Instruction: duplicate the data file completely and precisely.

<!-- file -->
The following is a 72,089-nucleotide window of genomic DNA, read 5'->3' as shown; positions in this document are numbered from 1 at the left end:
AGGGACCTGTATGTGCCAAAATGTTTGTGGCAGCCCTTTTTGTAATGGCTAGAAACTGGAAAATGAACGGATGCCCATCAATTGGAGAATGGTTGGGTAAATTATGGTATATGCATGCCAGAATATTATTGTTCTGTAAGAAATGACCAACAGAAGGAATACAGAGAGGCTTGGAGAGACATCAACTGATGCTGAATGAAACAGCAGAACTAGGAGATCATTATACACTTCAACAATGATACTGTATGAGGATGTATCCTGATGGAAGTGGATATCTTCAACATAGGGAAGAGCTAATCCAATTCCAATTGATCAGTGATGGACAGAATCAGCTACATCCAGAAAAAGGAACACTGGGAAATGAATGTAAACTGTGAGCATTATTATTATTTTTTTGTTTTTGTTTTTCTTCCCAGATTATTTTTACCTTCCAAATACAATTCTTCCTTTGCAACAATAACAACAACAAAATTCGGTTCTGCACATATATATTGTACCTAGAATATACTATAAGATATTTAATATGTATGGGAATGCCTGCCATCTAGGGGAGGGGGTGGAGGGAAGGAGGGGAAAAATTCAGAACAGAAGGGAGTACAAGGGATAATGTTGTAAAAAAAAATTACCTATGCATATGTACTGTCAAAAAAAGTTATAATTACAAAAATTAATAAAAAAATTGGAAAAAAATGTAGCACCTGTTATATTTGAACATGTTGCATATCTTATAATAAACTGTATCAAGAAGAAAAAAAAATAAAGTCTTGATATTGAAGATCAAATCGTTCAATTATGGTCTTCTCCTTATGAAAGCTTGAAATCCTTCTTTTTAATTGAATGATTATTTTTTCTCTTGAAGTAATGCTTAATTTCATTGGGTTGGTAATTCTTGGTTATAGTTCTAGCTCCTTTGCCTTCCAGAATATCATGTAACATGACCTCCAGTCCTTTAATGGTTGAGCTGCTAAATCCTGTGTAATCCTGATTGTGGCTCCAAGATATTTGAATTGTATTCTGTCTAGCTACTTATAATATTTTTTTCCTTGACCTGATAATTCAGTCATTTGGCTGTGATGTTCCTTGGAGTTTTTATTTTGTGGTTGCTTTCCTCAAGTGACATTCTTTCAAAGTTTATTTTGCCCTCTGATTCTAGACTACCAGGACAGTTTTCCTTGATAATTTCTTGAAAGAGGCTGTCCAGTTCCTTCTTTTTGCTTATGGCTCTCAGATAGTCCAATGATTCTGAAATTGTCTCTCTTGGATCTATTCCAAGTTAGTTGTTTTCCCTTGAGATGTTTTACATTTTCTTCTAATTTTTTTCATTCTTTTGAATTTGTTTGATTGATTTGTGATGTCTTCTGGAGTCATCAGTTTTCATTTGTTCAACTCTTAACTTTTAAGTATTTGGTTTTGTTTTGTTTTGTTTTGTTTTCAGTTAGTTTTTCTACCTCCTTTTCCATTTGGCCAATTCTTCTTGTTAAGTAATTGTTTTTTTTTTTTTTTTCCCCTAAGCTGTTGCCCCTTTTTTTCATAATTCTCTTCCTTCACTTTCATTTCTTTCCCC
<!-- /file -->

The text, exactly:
The following is a 72,089-nucleotide window of genomic DNA, read 5'->3' as shown; positions in this document are numbered from 1 at the left end:
AGGGACCTGTATGTGCCAAAATGTTTGTGGCAGCCCTTTTTGTAATGGCTAGAAACTGGAAAATGAACGGATGCCCATCAATTGGAGAATGGTTGGGTAAATTATGGTATATGCATGCCAGAATATTATTGTTCTGTAAGAAATGACCAACAGAAGGAATACAGAGAGGCTTGGAGAGACATCAACTGATGCTGAATGAAACAGCAGAACTAGGAGATCATTATACACTTCAACAATGATACTGTATGAGGATGTATCCTGATGGAAGTGGATATCTTCAACATAGGGAAGAGCTAATCCAATTCCAATTGATCAGTGATGGACAGAATCAGCTACATCCAGAAAAAGGAACACTGGGAAATGAATGTAAACTGTGAGCATTATTATTATTTTTTTGTTTTTGTTTTTCTTCCCAGATTATTTTTACCTTCCAAATACAATTCTTCCTTTGCAACAATAACAACAACAAAATTCGGTTCTGCACATATATATTGTACCTAGAATATACTATAAGATATTTAATATGTATGGGAATGCCTGCCATCTAGGGGAGGGGGTGGAGGGAAGGAGGGGAAAAATTCAGAACAGAAGGGAGTACAAGGGATAATGTTGTAAAAAAAAATTACCTATGCATATGTACTGTCAAAAAAAGTTATAATTACAAAAATTAATAAAAAAATTGGAAAAAAATGTAGCACCTGTTATATTTGAACATGTTGCATATCTTATAATAAACTGTATCAAGAAGAAAAAAAAATAAAGTCTTGATATTGAAGATCAAATCGTTCAATTATGGTCTTCTCCTTATGAAAGCTTGAAATCCTTCTTTTTAATTGAATGATTATTTTTTCTCTTGAAGTAATGCTTAATTTCATTGGGTTGGTAATTCTTGGTTATAGTTCTAGCTCCTTTGCCTTCCAGAATATCATGTAACATGACCTCCAGTCCTTTAATGGTTGAGCTGCTAAATCCTGTGTAATCCTGATTGTGGCTCCAAGATATTTGAATTGTATTCTGTCTAGCTACTTATAATATTTTTTTCCTTGACCTGATAATTCAGTCATTTGGCTGTGATGTTCCTTGGAGTTTTTATTTTGTGGTTGCTTTCCTCAAGTGACATTCTTTCAAAGTTTATTTTGCCCTCTGATTCTAGACTACCAGGACAGTTTTCCTTGATAATTTCTTGAAAGAGGCTGTCCAGTTCCTTCTTTTTGCTTATGGCTCTCAGATAGTCCAATGATTCTGAAATTGTCTCTCTTGGATCTATTCCAAGTTAGTTGTTTTCCCTTGAGATGTTTTACATTTTCTTCTAATTTTTTTCATTCTTTTGAATTTGTTTGATTGATTTGTGATGTCTTCTGGAGTCATCAGTTTTCATTTGTTCAACTCTTAACTTTTAAGTATTTGGTTTTGTTTTGTTTTGTTTTGTTTTCAGTTAGTTTTTCTACCTCCTTTTCCATTTGGCCAATTCTTCTTGTTAAGTAATTGTTTTTTTTTTTTTTTTCCCCTAAGCTGTTGCCCCTTTTTTTCATAATTCTCTTCCTTCACTTTCATTTCTTTCCCC